All in all, I feel like I went into this day very prepared. I had gained so much knowledge from Jim over this past year and we had trained pretty consistently, so race day was really just the reward for the months of training. There were no major surprises or hurdles that I wasn’t prepared for, and that was largely thanks to Jim’s experience and advice. My final time was 13:25:53, a time that I was pretty happy with, and I’m very thankful to have been able to check a full Ironman off my bucket list. 140.6 miles is in the bag!
Jim’s Race Recap
Though we’d only heard the sound of an alarm clock less than once a month since the start of our year on the road six months ago, the familiar sound at 3:50am meant only one thing on this particular morning: it was race day. Having checked and rechecked everything the night before, Heather and I were organized and set for a smooth morning in preparation for the long day ahead. We scarfed down toasted bagels with peanut butter and banana on the drive to the starting line that my parents benevolently offered us, themselves having to wake up hours before the sun to help us minimize race day logistical stress. We had spent the last 11 months training for this day and we were as ready as we could have been.
Once at the beach, we double-checked our transition bags, prepped our bikes and bike nutrition, got down to race weight (tee-hee), and donned our wetsuits before heading to the beach for the swim start. The sun still below the horizon, the sky was lit with morning light as dawn had come to show us the 2.4 mile challenge before us. Early morning winds that would eventually come to fight us on the bike had come early enough to create massive waves off the coast. The cannon went off and the front runners charged from the beach into the warm, barely wetsuit legal gulf waters that were teaming with white caps. Ironman Florida has gone the way of most Ironman races these days, opting to do a rolling start where triathletes self-seed their positions relative to their estimated finishing time. This reduces the cluster that is mass swim starts, but doesn’t remove the washing machine effect all that much. We filed into the water as fast as we could and the race was underway.
Bodies on top of bodies. 3000 rubber people pulling, kicking, hitting each other as we all tried our best to pull ourselves through the choppy water. At the furthest point out from the beach the waves towered high above our heads, making course buoys, athletes, and boats invisible. This was by far the hardest of the 9 swims I’ve done in Ironman’s infamous 2.4 mile swim start. I felt good though and, despite my watch getting its lap button bumped and skewing my swim data, the swim went quite well. While I didn’t get a PR time (personal record – the gold standard for self-improvement), I felt this was my best swim on race day yet, considering the conditions.
After the swim I charged up the white powdered beach toward the transition area, skipping the wetsuit peelers (volunteers there to help you remove your wetsuit) who had oddly been staged in the sand, leaving athletes covered in sand for the bike course. I heard my father’s unmistakable voice yell out, “Go JB!!” as I turned the corner into transition and looked over to find my amazing family yelling and cheering for me (it’s remarkable they could even pick me out of the crowd!). I quickly ripped off my wetsuit in transition, threw on my helmet and cycling shoes, and then ran out to grab my bike. Again I heard my family and saw them at the bike mount line as they wished me luck on the 112 mile bike ride I had ahead of me.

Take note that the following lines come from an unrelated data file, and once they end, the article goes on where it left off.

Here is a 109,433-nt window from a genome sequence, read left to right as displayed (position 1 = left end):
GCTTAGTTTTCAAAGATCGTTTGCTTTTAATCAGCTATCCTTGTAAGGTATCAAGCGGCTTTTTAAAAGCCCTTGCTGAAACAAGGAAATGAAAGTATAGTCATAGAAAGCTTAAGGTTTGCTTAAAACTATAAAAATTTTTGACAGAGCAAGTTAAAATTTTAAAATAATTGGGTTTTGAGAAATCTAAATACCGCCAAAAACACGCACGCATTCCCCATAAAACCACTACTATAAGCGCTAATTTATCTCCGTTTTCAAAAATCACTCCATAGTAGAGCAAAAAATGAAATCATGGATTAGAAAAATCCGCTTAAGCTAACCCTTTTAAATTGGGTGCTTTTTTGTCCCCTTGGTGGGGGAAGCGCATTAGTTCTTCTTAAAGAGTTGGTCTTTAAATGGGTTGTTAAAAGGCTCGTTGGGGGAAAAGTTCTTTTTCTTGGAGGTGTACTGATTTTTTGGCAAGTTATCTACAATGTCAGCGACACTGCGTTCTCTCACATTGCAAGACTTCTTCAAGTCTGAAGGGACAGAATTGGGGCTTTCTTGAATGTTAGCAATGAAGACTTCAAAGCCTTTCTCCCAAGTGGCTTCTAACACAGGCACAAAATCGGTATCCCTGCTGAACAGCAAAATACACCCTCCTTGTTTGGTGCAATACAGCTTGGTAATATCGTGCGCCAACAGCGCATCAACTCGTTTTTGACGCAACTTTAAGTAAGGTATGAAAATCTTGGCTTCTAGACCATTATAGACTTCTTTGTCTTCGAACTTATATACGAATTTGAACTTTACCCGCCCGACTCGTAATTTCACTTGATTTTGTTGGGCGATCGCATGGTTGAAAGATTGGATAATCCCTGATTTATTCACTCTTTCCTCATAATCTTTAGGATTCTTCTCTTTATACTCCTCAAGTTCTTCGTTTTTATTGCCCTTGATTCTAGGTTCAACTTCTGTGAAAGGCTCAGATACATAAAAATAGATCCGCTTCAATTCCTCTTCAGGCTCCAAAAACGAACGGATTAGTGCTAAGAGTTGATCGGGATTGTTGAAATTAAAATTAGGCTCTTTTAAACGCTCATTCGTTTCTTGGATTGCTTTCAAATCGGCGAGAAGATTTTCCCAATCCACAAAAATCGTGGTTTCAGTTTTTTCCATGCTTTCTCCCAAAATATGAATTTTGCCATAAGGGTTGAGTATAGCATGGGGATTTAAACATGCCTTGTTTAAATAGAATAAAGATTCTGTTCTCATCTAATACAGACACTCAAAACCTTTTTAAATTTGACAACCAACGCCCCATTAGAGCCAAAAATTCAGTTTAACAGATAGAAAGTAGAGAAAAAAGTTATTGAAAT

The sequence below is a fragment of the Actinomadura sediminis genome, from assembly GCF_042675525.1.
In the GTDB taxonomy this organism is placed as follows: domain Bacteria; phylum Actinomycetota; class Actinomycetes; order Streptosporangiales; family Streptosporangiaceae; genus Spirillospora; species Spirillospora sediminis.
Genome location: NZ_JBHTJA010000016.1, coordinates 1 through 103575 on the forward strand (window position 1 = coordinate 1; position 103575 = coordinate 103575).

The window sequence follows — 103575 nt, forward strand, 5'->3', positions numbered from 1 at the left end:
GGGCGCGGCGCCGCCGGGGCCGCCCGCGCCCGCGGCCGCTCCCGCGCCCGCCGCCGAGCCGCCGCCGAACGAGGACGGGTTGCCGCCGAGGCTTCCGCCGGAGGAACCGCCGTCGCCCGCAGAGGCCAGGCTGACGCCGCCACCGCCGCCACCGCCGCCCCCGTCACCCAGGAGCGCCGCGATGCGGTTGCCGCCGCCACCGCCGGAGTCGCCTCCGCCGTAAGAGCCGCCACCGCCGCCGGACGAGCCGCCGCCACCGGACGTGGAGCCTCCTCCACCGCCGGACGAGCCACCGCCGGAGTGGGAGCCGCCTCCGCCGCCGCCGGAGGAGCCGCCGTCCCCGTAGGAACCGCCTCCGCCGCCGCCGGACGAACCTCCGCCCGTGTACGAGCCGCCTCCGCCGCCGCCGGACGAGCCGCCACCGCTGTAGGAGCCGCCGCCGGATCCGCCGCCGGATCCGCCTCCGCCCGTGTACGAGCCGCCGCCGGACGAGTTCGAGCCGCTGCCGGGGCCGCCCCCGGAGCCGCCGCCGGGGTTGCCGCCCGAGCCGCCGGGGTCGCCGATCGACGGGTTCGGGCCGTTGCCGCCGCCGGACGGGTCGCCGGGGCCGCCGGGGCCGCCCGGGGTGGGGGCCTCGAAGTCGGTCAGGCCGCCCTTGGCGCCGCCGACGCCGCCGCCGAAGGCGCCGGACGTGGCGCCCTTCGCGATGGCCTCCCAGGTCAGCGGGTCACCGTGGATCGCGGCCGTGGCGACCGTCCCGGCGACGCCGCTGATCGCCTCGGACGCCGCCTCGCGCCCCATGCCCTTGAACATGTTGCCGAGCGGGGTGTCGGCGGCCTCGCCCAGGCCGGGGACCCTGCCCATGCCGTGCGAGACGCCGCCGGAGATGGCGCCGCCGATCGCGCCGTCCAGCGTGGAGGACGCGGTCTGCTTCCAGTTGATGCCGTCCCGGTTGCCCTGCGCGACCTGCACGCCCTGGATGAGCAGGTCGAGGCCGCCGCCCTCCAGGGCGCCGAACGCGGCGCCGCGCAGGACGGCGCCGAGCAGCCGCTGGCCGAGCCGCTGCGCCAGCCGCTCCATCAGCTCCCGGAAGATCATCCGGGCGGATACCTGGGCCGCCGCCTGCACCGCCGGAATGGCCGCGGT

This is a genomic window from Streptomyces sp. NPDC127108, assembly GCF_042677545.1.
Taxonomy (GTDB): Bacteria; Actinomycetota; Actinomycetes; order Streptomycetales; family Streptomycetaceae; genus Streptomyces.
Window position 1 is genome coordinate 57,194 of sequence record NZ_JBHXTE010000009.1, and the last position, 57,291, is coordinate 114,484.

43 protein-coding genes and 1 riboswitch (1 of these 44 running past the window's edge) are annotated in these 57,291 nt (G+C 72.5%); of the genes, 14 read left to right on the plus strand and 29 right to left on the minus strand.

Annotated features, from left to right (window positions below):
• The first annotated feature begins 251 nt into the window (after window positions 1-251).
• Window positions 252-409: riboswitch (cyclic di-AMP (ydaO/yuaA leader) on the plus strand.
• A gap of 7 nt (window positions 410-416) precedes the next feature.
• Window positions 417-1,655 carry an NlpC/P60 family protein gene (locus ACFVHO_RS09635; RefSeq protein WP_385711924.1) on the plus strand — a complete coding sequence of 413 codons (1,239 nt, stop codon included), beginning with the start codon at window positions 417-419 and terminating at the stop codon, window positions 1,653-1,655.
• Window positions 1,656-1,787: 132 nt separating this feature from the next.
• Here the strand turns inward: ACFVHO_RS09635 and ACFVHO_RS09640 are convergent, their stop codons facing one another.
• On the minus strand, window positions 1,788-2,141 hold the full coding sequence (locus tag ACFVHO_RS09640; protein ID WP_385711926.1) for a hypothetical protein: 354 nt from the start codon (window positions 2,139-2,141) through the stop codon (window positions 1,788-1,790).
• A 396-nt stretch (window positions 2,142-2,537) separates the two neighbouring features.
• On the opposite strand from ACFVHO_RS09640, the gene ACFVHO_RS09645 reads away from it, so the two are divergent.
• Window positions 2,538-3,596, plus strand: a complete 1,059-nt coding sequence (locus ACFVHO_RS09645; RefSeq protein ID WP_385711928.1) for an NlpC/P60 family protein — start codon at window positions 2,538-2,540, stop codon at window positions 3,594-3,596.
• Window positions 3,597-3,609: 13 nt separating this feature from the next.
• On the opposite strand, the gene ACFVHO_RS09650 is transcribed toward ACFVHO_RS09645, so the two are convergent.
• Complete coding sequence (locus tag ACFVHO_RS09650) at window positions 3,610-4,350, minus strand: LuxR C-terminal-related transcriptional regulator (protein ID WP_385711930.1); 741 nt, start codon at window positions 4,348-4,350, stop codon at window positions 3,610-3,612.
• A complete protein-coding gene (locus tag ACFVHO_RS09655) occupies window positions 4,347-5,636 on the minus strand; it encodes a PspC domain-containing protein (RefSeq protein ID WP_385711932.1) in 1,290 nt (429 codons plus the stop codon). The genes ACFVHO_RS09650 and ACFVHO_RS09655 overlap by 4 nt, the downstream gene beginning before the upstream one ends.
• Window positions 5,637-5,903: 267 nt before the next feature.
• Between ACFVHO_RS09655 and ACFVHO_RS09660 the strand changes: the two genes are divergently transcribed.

The wind on the bike was crushing, both mentally and physically. This was my first race with a power meter, a force strain gauge on my pedals that precisely measures how much energy I’m using at any given second to help me regulate my output, which will maximize both my bike and run times (leg fatigue being cumulative, going harder on the bike will make for a slower run time, and vice versa). Based on my training and current fitness levels, the goal was to hold 183 watts for the full 112 miles. Based on the genius physics and mathematical computations, 183 watts would have put me right at a 5 hour and 15 minute bike split – assuming no wind! I was elated to find after the race I had held an average of 186 watts, nearly perfect, though my bike split was more than 45 minutes slower than anticipated, completely due to the wind. It was the perfect example of why you can’t set goals based on time, pace or speed; they simply aren’t variables you can control.
Overall the bike split was boring and there wasn’t much to see. I did enjoy the mostly flat terrain (I’m not a hill climber by any stretch of the imagination) but the wind made the bike leg more frustrating than anything (that, and the two Paula Abdul songs – Straight Up and Cold Hearted Snake – that were stuck in my head on repeat most of the day).
Hands-down best part of the bike was just shy of mile 90, where the course doubled back on itself and I heard Heather call out, “Go Team Burho!” from the opposite direction. I was so happy to see her and beyond impressed that she was only about 10 miles behind me. She seems to find ways to amaze me every day; I suppose I shouldn’t have been surprised to see her perform so flawlessly on her first 140.6 mile race.
I raced back towards transition, taking my shoes off around mile 111 and prepared for a quick dismount and transition to running. I had one of my best/fastest/smoothest dismounts hopping off right at the dismount line at a nearly full sprint, running my bike to the bike catching volunteers who would take my beloved Cosima (a bike without a name is no bike at all) back to her rack while I changed into running gear. I blasted through T2 as fast as I could, swapping out my helmet for a visor and sunglasses and silicone spraying my feet before putting on my socks and shoes. I grabbed my number belt and took off out of the tent to start the long marathon run.